On the Horizon: Dustin Richardson

One young pitcher who is moving up the charts is 24-year old lefty Dustin Richardson [Sox Prospects profile]. Just two years after being drafted out of Texas Tech in the 5th round, Richardson is already flashing some tantalizing potential at Double-A Portland this season. In his first start of 2008, he struck out the first five batters he faced and didn’t allow a hit for four innings in a ten strikeout performance. He finished with five innings, allowing just one run on one hit and three walks. Richardson actually fanned five of the first six hitters he ever faced in his professional debut back in 2006. Pretty heady stuff.

Originally from Kansas, Richardson is a lanky 6′ 6″ lefty who can throw two fastballs in the low 90s and also mixes a changeup and a curveball. His height allows him to throw on more of a downward plane, allowing him to get a good number of groundballs (about 45-50% at each level) and keep the ball in the park (just 7 HRs given up in over 160 IP). He is very athletic, having played basketball and nearly made the Texas Tech team under Bobby Knight. Scouts project him as a reliever in the Majors, but there is a chance he could become a back-end starter. Says Richardson:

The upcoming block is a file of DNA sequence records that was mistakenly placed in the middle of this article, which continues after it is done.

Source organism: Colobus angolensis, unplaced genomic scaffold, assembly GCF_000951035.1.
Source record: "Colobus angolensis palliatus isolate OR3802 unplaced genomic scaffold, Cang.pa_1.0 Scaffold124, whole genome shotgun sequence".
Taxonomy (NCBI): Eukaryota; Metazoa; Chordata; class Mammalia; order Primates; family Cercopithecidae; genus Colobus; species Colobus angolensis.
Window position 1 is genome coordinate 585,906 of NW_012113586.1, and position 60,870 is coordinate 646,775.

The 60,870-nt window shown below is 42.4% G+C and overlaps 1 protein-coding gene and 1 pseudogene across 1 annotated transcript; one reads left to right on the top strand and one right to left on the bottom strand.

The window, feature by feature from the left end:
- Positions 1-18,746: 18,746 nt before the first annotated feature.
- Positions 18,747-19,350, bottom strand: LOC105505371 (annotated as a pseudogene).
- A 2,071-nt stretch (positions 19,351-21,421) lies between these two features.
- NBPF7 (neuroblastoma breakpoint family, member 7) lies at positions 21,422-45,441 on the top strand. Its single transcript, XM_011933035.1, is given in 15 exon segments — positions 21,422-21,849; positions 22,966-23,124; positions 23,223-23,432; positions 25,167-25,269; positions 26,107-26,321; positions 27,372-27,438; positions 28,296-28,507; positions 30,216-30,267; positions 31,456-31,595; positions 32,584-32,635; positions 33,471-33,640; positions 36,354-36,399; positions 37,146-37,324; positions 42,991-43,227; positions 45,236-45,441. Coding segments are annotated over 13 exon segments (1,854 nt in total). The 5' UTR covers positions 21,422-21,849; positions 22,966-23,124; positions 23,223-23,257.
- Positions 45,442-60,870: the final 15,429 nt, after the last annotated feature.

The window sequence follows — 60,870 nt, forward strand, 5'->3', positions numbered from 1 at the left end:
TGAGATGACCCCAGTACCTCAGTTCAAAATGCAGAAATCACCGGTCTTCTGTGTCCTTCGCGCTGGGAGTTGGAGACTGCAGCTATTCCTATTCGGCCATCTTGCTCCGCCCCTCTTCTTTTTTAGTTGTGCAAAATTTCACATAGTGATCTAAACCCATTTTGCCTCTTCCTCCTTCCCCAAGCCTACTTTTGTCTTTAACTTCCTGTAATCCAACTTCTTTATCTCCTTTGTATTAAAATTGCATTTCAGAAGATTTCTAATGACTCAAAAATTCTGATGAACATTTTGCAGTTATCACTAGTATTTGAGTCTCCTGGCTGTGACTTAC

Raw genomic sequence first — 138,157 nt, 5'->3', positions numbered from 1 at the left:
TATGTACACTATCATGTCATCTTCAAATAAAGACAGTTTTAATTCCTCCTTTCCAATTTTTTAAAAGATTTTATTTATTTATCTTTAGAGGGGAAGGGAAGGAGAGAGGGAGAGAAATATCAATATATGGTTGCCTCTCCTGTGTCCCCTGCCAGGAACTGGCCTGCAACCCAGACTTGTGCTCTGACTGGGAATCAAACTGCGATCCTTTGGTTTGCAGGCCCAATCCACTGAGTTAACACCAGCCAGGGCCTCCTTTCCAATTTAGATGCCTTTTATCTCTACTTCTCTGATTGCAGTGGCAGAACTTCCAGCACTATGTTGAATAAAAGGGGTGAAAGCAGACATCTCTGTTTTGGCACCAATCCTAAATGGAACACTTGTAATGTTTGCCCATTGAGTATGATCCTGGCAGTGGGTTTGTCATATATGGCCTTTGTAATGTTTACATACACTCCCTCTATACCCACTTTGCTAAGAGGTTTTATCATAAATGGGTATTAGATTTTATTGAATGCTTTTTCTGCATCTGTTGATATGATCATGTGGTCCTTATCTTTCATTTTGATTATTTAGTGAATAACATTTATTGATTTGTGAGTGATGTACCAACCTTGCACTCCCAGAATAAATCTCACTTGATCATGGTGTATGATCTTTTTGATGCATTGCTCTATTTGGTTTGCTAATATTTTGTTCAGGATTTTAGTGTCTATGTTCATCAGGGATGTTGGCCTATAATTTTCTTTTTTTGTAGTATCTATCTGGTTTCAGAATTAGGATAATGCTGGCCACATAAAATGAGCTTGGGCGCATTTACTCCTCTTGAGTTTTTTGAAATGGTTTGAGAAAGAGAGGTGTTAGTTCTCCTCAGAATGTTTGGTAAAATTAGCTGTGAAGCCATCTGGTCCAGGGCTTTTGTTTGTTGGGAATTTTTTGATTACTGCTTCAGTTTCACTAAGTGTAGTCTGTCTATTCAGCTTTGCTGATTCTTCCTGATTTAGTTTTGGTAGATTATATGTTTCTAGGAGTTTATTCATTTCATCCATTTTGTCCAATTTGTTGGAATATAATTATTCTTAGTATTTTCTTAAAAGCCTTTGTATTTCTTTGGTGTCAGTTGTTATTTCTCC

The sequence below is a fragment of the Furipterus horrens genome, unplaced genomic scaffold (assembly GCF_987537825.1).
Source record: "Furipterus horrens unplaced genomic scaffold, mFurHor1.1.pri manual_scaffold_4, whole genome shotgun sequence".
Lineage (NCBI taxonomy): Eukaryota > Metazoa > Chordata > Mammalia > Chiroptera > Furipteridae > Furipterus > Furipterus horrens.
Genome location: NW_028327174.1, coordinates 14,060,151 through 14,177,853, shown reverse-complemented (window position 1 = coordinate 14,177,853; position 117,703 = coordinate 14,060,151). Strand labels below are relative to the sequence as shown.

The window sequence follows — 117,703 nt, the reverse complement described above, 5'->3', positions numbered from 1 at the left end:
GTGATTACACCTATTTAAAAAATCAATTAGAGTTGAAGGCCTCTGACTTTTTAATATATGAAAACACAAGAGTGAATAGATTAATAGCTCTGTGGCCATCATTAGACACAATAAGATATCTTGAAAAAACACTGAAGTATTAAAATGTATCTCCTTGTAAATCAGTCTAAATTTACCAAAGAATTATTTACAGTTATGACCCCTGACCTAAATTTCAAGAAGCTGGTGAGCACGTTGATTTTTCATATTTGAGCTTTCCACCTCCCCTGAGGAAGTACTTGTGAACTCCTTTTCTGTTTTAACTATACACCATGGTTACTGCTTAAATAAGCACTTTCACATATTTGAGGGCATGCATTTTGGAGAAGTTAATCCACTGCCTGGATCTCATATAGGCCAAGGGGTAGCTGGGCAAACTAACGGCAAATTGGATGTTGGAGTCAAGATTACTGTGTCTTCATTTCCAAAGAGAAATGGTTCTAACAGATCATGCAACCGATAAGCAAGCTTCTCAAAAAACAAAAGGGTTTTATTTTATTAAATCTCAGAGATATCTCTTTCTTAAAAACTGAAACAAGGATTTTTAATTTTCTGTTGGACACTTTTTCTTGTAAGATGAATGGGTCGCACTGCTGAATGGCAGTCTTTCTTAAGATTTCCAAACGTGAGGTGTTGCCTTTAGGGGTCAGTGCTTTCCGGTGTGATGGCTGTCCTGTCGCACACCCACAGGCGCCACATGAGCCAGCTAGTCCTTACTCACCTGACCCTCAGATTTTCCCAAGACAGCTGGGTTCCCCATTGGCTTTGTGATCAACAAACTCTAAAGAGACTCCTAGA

I throw a curve and a change-up, but I’m more of a fastball guy than anything. I like to go out there and compete, and I’m looking to be aggressive. I don’t pick corners. My approach is to throw strikes and let my movement dictate where the ball goes. I’m sort of the ‘tall lefty’, attacking hitters. I try to put fear in the batter.

In just over one and a half minor league seasons, Richardson has climbed from low-A to Double-A and is 9-7 with a 3.21 ERA and 1.19 WHIP in 162 2/3 IP. He has walked just 65 in those innings, while fanning 167 batters. In just four starts at hitter-friendly Lancaster last year, he went 4-0 with a 2.74 ERA and 25 Ks in 23 IP with just 5 walks.

Look for Richardson to get a look in September 2009, if not earlier. He could be a very good left-handed swingman/bridge guy.


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